African countries have committed to restoring 113 million hectares of degraded lands and forests. Forest Landscape Restoration (FLR) is expected to yield multiple co-benefits, chiefly rural poverty reduction and enhanced food security. In order to meet these ambitious goals, FLR will need lands not only in areas that the government or private investors control directly, but also those currently occupied and used by communities. These lands, however, are usually under complex customary tenure regimes while legally owned by the state. Customary systems often go unrecognized, and tenure rights may be insecure.
How does this insecurity – at village and/or individual level – affect the uptake of FLR practices, and what can be done to address it? FLR experiences so far demonstrate that tenure insecurity is one of the central obstacles to scaling up restoration. This project addresses this problem through rigorous statistical analysis combined with in-depth qualitative research, including participatory research and multi-scalar engagement strategies. It develops and refines tools and co-designs policies and actions to support community tenure security, with the goal of significantly scaling up the adoption of restoration practices that support local needs, with particular attention to women. Addressing insecurity will build the foundation for empowered local women and men to engage in FLR and catalyze change.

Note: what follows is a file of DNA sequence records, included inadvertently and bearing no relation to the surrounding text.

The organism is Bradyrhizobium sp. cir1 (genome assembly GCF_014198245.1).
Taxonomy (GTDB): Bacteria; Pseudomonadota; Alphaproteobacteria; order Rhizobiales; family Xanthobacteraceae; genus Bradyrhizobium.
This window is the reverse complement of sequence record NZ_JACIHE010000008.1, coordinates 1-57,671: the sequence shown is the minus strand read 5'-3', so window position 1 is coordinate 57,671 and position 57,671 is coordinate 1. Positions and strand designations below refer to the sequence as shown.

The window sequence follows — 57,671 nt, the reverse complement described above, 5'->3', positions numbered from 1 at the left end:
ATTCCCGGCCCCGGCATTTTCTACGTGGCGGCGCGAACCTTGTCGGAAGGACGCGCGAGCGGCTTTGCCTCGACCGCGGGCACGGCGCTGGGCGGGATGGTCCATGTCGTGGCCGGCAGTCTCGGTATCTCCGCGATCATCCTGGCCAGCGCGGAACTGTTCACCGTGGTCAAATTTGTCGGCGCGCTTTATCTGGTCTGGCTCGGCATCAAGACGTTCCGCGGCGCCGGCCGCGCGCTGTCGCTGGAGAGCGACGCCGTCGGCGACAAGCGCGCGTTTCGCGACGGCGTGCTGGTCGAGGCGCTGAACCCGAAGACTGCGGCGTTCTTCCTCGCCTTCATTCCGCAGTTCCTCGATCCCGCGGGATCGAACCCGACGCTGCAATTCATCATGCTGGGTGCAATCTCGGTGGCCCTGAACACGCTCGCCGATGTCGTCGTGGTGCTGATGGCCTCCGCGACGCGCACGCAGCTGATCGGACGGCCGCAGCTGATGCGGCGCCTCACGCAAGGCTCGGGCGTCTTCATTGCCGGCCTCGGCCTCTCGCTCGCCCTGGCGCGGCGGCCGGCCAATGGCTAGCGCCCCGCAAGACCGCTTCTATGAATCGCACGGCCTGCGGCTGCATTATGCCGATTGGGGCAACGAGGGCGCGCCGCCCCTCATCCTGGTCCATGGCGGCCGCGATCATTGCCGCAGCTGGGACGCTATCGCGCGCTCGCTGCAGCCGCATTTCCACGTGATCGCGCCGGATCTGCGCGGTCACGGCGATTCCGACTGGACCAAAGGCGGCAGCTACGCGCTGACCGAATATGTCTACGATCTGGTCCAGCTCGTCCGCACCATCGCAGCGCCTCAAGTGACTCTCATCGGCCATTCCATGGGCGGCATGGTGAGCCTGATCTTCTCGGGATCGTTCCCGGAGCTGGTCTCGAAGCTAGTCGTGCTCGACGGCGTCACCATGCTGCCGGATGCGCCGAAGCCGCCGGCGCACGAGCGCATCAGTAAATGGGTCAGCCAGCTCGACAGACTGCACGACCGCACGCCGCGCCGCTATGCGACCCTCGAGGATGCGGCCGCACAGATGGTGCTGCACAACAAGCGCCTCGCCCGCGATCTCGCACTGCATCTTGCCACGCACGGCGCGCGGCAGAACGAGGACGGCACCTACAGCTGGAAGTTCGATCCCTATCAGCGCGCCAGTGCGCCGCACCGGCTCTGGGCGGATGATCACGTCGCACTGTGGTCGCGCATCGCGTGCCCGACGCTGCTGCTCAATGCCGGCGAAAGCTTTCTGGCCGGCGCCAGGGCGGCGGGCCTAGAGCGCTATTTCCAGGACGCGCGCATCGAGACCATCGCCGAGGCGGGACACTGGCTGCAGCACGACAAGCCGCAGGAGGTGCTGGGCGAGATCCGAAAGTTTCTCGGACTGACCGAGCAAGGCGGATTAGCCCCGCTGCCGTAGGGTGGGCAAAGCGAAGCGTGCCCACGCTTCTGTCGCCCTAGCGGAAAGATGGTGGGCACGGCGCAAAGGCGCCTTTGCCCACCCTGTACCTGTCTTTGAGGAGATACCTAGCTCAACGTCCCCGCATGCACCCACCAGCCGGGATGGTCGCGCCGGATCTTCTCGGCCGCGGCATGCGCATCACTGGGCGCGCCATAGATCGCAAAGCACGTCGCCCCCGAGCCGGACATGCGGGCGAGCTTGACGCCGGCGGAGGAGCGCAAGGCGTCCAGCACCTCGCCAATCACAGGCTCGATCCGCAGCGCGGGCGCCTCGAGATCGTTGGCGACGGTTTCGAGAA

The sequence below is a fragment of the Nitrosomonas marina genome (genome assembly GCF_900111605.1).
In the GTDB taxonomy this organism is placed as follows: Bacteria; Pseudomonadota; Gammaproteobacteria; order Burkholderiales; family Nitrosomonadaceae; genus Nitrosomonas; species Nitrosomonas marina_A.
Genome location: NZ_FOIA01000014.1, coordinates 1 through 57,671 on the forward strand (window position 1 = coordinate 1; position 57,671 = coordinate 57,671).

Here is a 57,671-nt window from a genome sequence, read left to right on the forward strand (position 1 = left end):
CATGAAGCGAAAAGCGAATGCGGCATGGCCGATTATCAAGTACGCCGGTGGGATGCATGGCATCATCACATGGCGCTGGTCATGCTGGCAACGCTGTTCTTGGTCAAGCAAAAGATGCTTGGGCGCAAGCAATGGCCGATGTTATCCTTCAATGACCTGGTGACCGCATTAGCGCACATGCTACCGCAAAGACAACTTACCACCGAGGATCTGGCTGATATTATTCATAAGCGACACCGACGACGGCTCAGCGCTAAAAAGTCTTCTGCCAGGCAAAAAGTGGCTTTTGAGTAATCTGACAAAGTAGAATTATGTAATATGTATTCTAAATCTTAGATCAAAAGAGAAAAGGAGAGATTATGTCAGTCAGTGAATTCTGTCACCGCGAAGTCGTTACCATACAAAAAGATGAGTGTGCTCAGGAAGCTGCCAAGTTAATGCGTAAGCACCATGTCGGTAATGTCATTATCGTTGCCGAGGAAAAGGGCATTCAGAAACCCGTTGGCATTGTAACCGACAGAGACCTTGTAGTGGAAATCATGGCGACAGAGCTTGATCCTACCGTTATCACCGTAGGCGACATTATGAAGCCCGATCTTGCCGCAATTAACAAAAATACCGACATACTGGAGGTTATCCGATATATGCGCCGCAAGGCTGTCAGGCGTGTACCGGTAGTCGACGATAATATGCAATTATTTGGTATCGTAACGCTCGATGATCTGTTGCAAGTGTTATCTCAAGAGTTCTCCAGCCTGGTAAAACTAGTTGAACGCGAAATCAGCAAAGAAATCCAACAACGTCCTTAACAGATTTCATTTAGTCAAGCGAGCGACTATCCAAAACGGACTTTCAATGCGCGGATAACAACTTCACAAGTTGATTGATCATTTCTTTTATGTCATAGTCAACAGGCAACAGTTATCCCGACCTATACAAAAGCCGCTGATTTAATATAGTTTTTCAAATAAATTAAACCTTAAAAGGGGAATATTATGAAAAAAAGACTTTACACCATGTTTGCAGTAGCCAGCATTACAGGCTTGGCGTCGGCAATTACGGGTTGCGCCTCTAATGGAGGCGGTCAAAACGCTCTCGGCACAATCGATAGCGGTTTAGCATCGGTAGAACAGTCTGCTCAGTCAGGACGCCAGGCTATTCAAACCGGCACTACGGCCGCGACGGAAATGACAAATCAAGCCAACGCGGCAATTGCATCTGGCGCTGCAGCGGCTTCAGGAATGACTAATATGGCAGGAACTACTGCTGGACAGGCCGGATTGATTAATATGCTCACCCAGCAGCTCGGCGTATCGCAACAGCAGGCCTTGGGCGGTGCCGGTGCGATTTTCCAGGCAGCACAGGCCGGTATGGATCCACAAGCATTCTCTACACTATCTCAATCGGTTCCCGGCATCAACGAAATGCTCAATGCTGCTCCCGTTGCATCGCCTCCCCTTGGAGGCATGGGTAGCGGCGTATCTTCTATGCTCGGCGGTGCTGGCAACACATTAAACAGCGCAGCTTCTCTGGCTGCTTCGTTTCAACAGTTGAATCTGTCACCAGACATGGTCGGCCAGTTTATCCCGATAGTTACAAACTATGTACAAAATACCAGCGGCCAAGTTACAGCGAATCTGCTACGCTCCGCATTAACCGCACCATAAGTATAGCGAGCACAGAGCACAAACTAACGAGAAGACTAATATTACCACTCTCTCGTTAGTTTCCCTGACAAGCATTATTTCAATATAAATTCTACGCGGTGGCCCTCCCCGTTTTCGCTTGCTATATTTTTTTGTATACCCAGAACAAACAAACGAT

The project purpose is to overcome the barrier that insecure land tenure presents for communities to adopt forest landscape restoration practices. It aims to increase community tenure security, and thus catalyze community uptake of FLR practices. Ultimately this project will directly contribute to the sustainability of Madagascar’s and Cameroon’s forest landscapes and will enable their respective national governments to deliver on their FLR commitments, while supporting local livelihoods (specifically food security).